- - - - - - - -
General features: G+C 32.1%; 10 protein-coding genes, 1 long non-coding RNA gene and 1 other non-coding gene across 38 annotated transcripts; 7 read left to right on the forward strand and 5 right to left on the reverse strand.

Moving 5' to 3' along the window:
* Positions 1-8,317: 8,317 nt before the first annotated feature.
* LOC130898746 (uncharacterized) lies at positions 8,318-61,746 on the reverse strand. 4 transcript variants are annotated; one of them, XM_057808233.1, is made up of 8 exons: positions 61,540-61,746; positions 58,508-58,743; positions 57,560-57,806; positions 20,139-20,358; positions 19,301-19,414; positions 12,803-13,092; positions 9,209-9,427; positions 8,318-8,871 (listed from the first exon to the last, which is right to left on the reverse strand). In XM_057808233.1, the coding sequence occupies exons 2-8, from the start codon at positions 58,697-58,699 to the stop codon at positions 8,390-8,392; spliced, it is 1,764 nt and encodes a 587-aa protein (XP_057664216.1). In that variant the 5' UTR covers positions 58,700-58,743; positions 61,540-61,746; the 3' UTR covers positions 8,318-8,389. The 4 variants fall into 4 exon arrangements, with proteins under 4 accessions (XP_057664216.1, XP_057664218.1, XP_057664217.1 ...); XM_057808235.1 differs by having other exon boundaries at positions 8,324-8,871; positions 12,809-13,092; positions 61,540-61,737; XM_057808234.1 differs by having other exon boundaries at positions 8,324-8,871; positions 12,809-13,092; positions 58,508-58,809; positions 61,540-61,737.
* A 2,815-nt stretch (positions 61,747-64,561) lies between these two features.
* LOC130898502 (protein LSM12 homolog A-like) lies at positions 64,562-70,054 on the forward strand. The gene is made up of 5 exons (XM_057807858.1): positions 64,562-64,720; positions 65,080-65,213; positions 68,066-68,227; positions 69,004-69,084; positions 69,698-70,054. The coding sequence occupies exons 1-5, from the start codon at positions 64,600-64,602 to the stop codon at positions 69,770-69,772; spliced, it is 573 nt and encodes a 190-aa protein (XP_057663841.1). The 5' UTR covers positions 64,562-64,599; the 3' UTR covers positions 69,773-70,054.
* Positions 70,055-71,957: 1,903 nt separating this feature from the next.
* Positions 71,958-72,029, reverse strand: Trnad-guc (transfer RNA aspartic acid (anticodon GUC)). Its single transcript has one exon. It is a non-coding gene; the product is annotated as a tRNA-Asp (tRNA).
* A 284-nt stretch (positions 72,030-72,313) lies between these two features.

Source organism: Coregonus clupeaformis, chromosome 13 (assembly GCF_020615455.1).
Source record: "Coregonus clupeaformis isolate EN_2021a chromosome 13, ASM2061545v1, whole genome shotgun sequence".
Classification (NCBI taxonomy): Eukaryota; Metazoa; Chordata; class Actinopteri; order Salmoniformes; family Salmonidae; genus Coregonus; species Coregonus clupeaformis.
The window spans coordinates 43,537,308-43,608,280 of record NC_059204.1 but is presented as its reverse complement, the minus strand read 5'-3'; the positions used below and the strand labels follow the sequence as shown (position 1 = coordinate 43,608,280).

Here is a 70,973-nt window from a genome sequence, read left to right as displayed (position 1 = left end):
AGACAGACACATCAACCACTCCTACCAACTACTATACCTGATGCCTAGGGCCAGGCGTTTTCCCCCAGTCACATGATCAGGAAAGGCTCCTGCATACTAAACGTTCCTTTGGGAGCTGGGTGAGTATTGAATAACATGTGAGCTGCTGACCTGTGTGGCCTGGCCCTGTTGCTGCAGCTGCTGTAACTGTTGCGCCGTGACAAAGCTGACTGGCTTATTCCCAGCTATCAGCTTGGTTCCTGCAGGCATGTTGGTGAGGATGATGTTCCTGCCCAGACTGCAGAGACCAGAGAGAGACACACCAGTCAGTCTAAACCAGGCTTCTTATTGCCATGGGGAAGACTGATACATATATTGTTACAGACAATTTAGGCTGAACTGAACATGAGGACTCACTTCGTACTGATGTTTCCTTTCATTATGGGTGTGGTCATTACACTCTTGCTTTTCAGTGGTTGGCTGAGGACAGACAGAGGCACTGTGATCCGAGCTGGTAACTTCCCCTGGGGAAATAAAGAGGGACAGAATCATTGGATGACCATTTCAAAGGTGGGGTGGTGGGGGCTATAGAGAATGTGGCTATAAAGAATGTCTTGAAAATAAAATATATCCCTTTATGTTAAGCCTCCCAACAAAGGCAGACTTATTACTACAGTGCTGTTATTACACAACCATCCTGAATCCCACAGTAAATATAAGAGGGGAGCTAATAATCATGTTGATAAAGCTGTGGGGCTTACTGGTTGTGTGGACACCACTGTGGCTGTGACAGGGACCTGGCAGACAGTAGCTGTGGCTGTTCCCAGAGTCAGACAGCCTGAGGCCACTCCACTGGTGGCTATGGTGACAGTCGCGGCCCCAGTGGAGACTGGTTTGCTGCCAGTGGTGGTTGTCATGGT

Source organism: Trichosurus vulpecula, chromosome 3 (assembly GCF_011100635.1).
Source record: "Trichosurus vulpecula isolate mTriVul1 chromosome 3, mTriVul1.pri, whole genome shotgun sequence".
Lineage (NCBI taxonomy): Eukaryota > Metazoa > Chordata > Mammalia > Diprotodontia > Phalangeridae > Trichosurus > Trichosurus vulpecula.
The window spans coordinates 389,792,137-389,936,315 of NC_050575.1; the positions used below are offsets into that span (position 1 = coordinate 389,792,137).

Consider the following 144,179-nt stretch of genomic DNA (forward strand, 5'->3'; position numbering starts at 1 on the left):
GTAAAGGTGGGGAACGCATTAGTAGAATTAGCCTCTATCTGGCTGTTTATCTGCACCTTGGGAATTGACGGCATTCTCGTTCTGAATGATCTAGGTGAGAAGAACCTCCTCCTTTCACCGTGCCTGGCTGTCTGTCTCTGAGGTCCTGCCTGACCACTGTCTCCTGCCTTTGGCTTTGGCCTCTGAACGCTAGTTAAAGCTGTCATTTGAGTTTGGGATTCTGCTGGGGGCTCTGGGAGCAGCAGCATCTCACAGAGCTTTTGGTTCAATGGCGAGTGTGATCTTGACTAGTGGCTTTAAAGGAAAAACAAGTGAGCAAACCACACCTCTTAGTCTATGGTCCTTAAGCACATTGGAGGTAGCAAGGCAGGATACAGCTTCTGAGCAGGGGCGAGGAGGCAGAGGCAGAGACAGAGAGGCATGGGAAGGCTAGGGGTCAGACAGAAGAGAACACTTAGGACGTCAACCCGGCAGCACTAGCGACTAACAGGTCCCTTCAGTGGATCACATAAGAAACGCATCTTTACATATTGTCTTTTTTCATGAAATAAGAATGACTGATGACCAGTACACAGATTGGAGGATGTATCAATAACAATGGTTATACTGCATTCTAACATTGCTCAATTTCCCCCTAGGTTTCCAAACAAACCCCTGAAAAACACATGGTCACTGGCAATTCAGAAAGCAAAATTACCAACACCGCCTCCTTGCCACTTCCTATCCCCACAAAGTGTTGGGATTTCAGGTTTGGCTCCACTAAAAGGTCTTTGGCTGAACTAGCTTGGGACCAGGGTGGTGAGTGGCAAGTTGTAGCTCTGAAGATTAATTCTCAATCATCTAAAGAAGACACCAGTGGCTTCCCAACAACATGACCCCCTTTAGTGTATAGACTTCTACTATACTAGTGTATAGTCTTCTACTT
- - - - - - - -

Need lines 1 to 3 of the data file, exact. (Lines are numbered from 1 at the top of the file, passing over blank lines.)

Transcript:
General features: G+C 32.1%; 10 protein-coding genes, 1 long non-coding RNA gene and 1 other non-coding gene across 38 annotated transcripts; 7 read left to right on the forward strand and 5 right to left on the reverse strand.

Moving 5' to 3' along the window:
* Positions 1-8,317: 8,317 nt before the first annotated feature.